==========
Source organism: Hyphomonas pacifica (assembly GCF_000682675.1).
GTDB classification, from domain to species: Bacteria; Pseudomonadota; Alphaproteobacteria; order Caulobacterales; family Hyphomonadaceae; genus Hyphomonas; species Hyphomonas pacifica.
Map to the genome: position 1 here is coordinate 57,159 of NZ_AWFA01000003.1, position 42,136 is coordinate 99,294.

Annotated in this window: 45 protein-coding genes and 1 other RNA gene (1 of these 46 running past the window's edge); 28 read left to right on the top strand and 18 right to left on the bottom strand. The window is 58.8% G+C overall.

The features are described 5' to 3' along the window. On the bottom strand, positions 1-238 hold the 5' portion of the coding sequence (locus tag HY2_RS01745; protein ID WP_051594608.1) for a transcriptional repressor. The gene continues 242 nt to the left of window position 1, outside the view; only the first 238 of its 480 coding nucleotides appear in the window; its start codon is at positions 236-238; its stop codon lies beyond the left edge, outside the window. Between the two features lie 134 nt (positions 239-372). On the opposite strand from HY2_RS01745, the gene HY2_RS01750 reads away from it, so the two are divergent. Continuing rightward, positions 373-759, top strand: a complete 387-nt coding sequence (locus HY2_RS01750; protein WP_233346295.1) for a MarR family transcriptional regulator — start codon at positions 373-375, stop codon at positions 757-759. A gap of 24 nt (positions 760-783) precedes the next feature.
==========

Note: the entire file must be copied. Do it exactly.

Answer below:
Source organism: Hyphomonas pacifica (assembly GCF_000682675.1).
GTDB classification, from domain to species: Bacteria; Pseudomonadota; Alphaproteobacteria; order Caulobacterales; family Hyphomonadaceae; genus Hyphomonas; species Hyphomonas pacifica.
Map to the genome: position 1 here is coordinate 57,159 of NZ_AWFA01000003.1, position 42,136 is coordinate 99,294.

Annotated in this window: 45 protein-coding genes and 1 other RNA gene (1 of these 46 running past the window's edge); 28 read left to right on the top strand and 18 right to left on the bottom strand. The window is 58.8% G+C overall.

The features are described 5' to 3' along the window. On the bottom strand, positions 1-238 hold the 5' portion of the coding sequence (locus tag HY2_RS01745; protein ID WP_051594608.1) for a transcriptional repressor. The gene continues 242 nt to the left of window position 1, outside the view; only the first 238 of its 480 coding nucleotides appear in the window; its start codon is at positions 236-238; its stop codon lies beyond the left edge, outside the window. Between the two features lie 134 nt (positions 239-372). On the opposite strand from HY2_RS01745, the gene HY2_RS01750 reads away from it, so the two are divergent. Continuing rightward, positions 373-759, top strand: a complete 387-nt coding sequence (locus HY2_RS01750; protein WP_233346295.1) for a MarR family transcriptional regulator — start codon at positions 373-375, stop codon at positions 757-759. A gap of 24 nt (positions 760-783) precedes the next feature.